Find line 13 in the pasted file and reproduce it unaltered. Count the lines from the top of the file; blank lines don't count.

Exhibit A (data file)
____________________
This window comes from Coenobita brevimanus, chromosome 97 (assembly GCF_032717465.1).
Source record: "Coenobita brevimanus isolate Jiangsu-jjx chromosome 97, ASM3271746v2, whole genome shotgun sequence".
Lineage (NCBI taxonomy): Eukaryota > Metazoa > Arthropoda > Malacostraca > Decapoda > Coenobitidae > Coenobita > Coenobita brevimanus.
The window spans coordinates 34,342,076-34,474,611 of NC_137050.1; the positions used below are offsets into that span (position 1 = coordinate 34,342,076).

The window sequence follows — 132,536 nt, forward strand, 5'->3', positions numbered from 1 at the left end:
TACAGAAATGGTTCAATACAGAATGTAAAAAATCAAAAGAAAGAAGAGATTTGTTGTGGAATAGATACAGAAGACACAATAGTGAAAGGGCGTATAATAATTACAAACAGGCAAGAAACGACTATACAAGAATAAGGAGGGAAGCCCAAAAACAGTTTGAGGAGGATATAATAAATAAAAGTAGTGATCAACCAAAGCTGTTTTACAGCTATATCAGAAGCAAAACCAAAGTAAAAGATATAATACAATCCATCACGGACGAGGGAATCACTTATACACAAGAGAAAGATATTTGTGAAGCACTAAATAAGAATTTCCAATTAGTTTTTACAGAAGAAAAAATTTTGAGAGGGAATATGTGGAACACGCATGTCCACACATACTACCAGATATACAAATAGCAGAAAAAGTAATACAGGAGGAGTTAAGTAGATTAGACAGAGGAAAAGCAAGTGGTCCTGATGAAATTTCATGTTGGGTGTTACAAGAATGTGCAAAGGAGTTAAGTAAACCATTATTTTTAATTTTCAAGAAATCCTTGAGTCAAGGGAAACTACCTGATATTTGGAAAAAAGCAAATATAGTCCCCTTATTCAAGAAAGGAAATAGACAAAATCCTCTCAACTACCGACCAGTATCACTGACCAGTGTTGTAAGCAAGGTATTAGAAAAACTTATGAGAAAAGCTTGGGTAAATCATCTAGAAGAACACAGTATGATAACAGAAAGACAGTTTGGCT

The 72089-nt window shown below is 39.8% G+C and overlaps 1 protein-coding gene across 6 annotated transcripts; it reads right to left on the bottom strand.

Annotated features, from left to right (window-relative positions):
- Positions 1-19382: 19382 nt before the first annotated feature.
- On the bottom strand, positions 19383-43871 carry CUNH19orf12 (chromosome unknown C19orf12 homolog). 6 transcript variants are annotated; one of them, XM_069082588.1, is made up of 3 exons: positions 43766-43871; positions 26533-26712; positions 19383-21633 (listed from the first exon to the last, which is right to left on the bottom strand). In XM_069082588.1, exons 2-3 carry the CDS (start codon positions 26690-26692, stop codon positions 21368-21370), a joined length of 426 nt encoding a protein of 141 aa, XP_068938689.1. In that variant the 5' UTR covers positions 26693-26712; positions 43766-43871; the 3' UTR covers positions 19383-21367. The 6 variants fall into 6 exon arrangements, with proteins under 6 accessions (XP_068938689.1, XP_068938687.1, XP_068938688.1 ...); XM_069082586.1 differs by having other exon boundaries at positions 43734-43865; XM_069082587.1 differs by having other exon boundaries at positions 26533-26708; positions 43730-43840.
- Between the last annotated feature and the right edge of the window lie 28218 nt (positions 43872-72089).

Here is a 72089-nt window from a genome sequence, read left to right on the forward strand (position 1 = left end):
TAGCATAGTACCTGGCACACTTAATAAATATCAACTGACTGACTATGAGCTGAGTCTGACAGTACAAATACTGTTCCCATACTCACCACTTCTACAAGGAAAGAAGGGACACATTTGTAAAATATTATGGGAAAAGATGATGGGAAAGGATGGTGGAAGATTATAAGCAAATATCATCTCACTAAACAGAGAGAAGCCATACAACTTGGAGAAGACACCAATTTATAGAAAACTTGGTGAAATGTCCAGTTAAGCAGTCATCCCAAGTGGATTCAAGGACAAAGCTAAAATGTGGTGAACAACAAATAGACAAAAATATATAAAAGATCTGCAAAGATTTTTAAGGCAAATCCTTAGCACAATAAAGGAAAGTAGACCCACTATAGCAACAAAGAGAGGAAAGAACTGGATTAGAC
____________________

TAGCATAGTACCTGGCACACTTAATAAATATCAACTGACTGACTATGAGCTGAGTCTGACAGTACAAATACTGTTCCCATACTCACCACTTCTACAAGGAAAGAAGGGACACATTTGTAAAATATTATGGGAAAAGATGATGGGAAAGGATGGTGGAAGATTATAAGCAAATATCATCTCACTAAACAGAGAGAAGCCATACAACTTGGAGAAGACACCAATTTATAGAAAACTTGGTGAAATGTCCAGTTAAGCAGTCATCCCAAGTGGATTCAAGGACAAAGCTAAAATGTGGTGAACAACAAATAGACAAAAATATATAAAAGATCTGCAAAGATTTTTAAGGCAAATCCTTAGCACAATAAAGGAAAGTAGACCCACTATAGCAACAAAGAGAGGAAAGAACTGGATTAGAC